FireWire is on its very last legs as a mainstream interconnect. Apple's decision to drop FireWire from the Macbook doesn't quite qualify as a stroke of doom, but the trend is clear. As the years go by, FireWire support (or, at least, support for the latest standard) is being driven into a smaller and smaller group of products and systems.

Ironically, most mid-range/high-end discrete motherboards now ship with FireWire 400/1394a support, but FireWire 1394b is virtually nowhere to be found. I won't go quite so far as to say it's literally nonexistent, Apple still supports it on the MacPro among others, but a search of even the highest-end boards on NewEgg doesn't reveal a single 1394b-equipped board. Given just how expensive premium boards can run these days, it seems fair to say that manufacturers aren't including it because they don't see it as an option consumers want, as opposed to it being an issue of cost.

One of my core concerns with USB 3.0 is that the sockets are apparently limited to providing just 500mA of power (unchanged from USB 2.0), and the bus will remain relatively CPU intensive.


RE: Now if only
By Jansen (blog) on 5/20/2009 5:46:25 PM , Rating: 3
Continuous device polling is gone in USB 3.0

Charging through the connection is at 900mA max.


RE: Now if only
By bigboxes on 5/21/2009 2:02:43 AM , Rating: 2
No, firewire is dead. I know it. Apple knows it. And hopefully you'll know it before it's officially dead. My condolences.


I don't get it..
By Storkme on 5/20/09, Rating: -1
RE: I don't get it..
By troysavary on 5/20/2009 8:07:02 AM , Rating: 2
I imagine that by time USB 3.0 has widespread adoption, we will be seeing flash drives fast enough to take advantage of the speed.


RE: I don't get it..
By Motley on 5/20/2009 8:25:57 AM , Rating: 3
I think you are missing some conversions. Today's fastest hard drives can transfer data well in excess of 120MB/s, and SSD's can do over 250MB/s sustained. There are SSD's that will be shortly released that have a sustained rate of over 450MB/s. 450MB/s is approximately 4.5Gbps. That's just the sustained rate, and a burst speed would need to be much higher to keep up. By the time it comes out, it will already be too slow to keep up with the fastest SSDs. Still, much better than what we have today, but I suspect eSata 3 will be available not too long down the road as well.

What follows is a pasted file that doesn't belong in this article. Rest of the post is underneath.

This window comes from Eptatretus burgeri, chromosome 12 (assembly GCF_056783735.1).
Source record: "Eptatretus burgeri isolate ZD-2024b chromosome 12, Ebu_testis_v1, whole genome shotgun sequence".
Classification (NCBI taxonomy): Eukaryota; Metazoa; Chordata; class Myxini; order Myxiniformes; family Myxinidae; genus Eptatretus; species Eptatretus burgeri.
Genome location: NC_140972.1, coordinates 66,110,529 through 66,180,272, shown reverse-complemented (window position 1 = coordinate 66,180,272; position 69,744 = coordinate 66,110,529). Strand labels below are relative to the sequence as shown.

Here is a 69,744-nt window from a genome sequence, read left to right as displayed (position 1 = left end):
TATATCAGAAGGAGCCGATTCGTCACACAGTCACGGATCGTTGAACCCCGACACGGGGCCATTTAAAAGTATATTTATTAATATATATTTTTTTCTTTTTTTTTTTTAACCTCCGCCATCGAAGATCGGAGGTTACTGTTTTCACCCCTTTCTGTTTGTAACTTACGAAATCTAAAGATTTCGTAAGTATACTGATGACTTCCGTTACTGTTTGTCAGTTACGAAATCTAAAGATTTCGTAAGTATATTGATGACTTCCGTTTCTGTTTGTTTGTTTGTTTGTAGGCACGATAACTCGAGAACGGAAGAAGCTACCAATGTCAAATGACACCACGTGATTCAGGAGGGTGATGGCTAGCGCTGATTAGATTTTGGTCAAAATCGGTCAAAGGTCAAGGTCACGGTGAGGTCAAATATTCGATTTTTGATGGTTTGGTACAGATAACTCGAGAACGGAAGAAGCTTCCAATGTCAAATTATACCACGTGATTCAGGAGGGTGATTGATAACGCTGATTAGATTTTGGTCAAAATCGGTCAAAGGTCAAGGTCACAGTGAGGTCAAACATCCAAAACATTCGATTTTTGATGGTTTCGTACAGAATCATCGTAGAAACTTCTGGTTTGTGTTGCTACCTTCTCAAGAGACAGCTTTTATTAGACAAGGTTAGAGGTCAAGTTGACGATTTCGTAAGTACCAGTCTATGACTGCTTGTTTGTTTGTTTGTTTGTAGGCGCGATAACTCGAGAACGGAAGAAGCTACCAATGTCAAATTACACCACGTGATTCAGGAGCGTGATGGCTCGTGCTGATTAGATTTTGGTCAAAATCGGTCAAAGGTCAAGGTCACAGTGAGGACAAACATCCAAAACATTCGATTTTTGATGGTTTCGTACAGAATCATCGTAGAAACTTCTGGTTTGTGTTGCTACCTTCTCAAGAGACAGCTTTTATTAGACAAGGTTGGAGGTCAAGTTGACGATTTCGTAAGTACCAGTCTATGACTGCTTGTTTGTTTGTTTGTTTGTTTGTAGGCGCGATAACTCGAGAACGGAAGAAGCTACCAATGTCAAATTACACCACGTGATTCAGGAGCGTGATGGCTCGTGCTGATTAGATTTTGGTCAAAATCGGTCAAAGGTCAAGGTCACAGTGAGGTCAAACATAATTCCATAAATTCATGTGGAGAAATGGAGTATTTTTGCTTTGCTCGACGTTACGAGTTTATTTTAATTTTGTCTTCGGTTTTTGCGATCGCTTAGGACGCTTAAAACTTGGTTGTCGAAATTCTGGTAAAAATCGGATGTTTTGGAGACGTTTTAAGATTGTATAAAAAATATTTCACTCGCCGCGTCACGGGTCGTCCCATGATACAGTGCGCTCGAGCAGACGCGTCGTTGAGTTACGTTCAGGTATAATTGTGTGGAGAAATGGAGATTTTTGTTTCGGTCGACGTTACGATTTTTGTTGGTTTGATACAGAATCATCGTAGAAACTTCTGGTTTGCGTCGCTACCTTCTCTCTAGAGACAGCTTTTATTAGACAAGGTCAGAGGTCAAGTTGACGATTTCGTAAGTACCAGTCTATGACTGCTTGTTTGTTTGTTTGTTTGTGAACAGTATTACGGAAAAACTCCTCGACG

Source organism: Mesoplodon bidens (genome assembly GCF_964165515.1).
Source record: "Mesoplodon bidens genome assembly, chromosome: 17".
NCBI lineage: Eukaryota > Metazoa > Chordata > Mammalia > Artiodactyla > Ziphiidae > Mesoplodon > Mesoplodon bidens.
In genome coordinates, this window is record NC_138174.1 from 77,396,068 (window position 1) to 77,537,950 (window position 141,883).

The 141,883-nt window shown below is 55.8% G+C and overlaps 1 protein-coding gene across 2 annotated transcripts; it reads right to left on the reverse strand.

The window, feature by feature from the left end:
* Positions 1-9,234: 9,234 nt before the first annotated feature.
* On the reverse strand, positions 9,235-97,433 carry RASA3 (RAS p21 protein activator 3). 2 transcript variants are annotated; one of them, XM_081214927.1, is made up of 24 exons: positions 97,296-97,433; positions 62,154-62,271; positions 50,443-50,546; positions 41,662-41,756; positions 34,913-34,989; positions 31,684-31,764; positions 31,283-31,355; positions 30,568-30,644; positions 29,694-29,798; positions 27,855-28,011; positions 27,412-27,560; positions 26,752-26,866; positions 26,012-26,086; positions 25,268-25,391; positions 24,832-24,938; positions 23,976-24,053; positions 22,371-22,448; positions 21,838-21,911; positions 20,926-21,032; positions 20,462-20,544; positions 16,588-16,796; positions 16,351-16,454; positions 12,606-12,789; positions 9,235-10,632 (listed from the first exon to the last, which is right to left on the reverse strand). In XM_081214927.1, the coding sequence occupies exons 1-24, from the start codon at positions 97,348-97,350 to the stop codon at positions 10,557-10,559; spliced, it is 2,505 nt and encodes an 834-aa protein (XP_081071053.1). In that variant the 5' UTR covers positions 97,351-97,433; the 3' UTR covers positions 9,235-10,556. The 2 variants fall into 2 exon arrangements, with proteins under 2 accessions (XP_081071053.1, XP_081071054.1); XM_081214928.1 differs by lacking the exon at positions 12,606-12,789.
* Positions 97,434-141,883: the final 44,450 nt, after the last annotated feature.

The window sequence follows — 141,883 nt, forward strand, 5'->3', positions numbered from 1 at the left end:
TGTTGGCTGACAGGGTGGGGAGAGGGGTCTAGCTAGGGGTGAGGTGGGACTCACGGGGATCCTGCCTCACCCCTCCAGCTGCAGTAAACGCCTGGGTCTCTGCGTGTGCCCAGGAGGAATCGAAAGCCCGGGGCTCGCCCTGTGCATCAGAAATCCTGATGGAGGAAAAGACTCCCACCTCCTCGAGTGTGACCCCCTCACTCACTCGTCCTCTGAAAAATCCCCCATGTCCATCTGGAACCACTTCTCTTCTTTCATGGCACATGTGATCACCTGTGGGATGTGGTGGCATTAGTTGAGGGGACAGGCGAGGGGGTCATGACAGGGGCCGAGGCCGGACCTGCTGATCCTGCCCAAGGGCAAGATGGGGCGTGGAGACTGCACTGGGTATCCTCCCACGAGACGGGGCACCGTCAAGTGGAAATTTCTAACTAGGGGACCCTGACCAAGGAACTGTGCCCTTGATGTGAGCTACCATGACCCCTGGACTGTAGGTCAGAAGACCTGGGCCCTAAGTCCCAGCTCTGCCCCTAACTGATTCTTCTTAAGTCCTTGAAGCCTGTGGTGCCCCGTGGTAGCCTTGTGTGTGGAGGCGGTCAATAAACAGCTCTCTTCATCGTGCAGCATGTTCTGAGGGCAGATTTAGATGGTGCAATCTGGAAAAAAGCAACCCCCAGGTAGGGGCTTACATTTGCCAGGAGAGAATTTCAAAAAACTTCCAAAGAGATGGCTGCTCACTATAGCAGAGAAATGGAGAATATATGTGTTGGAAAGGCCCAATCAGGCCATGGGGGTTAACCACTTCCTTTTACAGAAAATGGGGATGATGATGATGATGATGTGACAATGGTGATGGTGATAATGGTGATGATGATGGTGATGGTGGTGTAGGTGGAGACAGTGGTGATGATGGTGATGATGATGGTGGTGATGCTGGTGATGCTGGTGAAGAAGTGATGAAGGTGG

RE: I don't get it..
By davekozy on 5/21/2009 2:49:06 AM , Rating: 2
SATA 3 isn't that much faster at 600 MB/s. SSD's are going to be choking for bandwidth in a couple years.

At least it's a decent improvement and it'll be on most motherboards by next year.


RE: I don't get it..
By Silver2k7 on 5/21/2009 3:21:14 AM , Rating: 2
correct me if im wrong but new conventional disks with 64MB cache can have a 400MB/s+ burst speeds.


RE: I don't get it..
By regnez on 5/20/2009 8:28:53 AM , Rating: 1
Let me clarify multiple things:

1. USBs current 480Mbps claim is completely false. Even at its theoretical best, that is only 60MB/s, and in reality it is always much less.

2. USB devices all share the same chunk of bandwidth. The more bandwidth, the better, no matter what.

3. This is the first controller, so expect USB 3.0 peripherals soon. Giant, fast external hard drives, giant (and fast) flash drives, external video cards (?), etc.

More speed opens more possibilities. In the tech world, saying "so what do we need X for" makes you look very short-sighted.


RE: I don't get it..
By futrtrubl on 5/20/2009 8:53:44 PM , Rating: 2
1. Yes 480M b /s is less than 60M B /s (51 in actual fact) that does NOT make the claim false.


RE: I don't get it..
By Starcub on 5/21/2009 10:51:57 AM , Rating: 2
8b/B => 60MB/S is correct. In claiming that it is actually 51MB/S, you are making his point. In practice, I would think that the overhead is even greater than that though... I've never gotten over 30MB/S through a USB 2.0 interface.


RE: I don't get it..
By Jansen (blog) on 5/20/2009 8:29:09 AM , Rating: 2
USB 3.0 no longer has continous polling, AFAIK. This significantly reduces CPU overhead.

SSDs already read faster than 200MB/s, and the SXDC format will go above 100MB/s.

Don't forget that with overhead, you're only getting 40MB/s max with USB 2.0

There is already concern that USB 3.0 does not provide enough room for future technologies.


RE: I don't get it..
By swizeus on 5/20/2009 9:05:31 AM , Rating: 2
This technology will go along way to the future... USB 2.0 has been with us since 2000, and has been 9 years now...

Perhaps we just repeat the same mistake... i think there was someone saying 'why would we need something like USB 2.0, when there's no device could accomodate that speed at the moment'


RE: I don't get it..
By JakLee on 5/20/2009 12:55:28 PM , Rating: 2
I think it's more about "why is it only that fast now" rather than what do we need it for.... while the overall speed & bandwidth increase is impressive, usb 2.0 has been considered slow for many years now....


"We don't know how to make a $500 computer that's not a piece of junk." -- Apple CEO Steve Jobs